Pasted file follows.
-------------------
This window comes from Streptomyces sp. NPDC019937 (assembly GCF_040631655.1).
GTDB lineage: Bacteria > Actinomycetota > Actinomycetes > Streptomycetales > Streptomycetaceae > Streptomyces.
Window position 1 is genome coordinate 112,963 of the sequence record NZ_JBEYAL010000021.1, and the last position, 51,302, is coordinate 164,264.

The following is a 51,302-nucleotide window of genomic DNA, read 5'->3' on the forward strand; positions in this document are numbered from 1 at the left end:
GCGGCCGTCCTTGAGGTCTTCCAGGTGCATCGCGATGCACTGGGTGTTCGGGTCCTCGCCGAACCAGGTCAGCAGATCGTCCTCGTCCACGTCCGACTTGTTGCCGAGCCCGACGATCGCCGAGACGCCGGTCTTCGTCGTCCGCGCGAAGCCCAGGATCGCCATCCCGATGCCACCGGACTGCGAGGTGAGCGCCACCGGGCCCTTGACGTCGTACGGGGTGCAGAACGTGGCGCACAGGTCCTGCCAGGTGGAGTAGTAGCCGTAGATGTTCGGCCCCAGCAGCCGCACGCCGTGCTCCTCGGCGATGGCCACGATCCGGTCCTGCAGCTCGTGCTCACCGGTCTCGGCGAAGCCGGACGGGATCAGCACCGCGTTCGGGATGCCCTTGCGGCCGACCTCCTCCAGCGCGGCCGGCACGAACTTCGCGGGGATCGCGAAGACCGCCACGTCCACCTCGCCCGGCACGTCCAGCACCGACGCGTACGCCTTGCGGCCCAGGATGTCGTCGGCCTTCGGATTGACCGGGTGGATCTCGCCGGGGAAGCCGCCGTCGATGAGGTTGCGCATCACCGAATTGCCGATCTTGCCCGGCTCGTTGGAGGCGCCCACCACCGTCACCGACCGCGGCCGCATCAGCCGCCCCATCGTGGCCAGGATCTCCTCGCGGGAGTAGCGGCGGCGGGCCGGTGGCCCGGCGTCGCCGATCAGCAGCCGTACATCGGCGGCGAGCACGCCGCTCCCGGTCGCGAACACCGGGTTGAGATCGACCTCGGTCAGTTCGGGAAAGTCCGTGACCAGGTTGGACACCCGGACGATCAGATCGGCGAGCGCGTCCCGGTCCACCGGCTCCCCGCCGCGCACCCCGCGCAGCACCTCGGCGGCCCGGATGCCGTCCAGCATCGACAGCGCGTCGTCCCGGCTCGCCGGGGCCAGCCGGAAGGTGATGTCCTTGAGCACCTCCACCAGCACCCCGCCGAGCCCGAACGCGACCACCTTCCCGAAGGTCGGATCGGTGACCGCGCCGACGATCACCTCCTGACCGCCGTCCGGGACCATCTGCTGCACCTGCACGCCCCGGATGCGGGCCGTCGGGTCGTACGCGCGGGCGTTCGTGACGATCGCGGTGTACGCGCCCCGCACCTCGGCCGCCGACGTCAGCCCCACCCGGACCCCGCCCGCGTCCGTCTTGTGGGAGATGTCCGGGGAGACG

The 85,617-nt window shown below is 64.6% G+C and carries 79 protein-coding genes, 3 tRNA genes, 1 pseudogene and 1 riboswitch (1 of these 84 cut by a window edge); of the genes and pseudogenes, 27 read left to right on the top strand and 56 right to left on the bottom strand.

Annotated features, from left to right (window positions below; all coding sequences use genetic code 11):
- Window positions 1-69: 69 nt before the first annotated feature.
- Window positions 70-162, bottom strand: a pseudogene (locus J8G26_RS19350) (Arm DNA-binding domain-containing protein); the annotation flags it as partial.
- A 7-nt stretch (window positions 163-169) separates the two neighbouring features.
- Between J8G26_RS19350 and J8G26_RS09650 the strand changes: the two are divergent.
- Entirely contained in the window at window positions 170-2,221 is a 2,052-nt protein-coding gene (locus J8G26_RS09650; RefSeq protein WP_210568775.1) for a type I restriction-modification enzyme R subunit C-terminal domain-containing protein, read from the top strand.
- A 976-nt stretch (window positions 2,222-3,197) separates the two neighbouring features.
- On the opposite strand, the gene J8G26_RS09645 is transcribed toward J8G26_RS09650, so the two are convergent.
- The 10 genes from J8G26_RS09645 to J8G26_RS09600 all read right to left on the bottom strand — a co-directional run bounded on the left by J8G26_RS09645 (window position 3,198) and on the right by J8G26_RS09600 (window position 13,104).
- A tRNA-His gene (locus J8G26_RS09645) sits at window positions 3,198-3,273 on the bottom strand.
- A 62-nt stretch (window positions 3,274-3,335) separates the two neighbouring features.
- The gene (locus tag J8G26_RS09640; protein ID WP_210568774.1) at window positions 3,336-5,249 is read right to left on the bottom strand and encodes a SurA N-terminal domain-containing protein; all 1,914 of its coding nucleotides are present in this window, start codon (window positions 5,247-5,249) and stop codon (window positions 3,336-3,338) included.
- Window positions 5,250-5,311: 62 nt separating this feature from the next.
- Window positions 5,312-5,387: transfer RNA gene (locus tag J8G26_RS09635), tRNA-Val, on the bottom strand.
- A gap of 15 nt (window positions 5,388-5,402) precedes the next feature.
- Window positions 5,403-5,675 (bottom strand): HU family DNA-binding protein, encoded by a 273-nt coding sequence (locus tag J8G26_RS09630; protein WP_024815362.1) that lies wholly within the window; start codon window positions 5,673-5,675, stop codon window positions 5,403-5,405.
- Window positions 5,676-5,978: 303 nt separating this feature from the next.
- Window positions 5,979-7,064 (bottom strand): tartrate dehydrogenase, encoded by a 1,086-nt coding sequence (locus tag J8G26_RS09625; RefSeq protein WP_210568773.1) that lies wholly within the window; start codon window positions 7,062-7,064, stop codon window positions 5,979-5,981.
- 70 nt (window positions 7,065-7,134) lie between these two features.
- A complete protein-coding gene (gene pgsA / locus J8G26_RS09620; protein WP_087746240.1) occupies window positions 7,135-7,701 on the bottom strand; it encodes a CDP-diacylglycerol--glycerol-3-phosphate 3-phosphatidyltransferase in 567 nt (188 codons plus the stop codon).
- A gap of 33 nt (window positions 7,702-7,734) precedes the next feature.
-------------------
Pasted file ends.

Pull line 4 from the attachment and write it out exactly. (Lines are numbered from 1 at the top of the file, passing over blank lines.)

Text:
The following is a 51,302-nucleotide window of genomic DNA, read 5'->3' on the forward strand; positions in this document are numbered from 1 at the left end: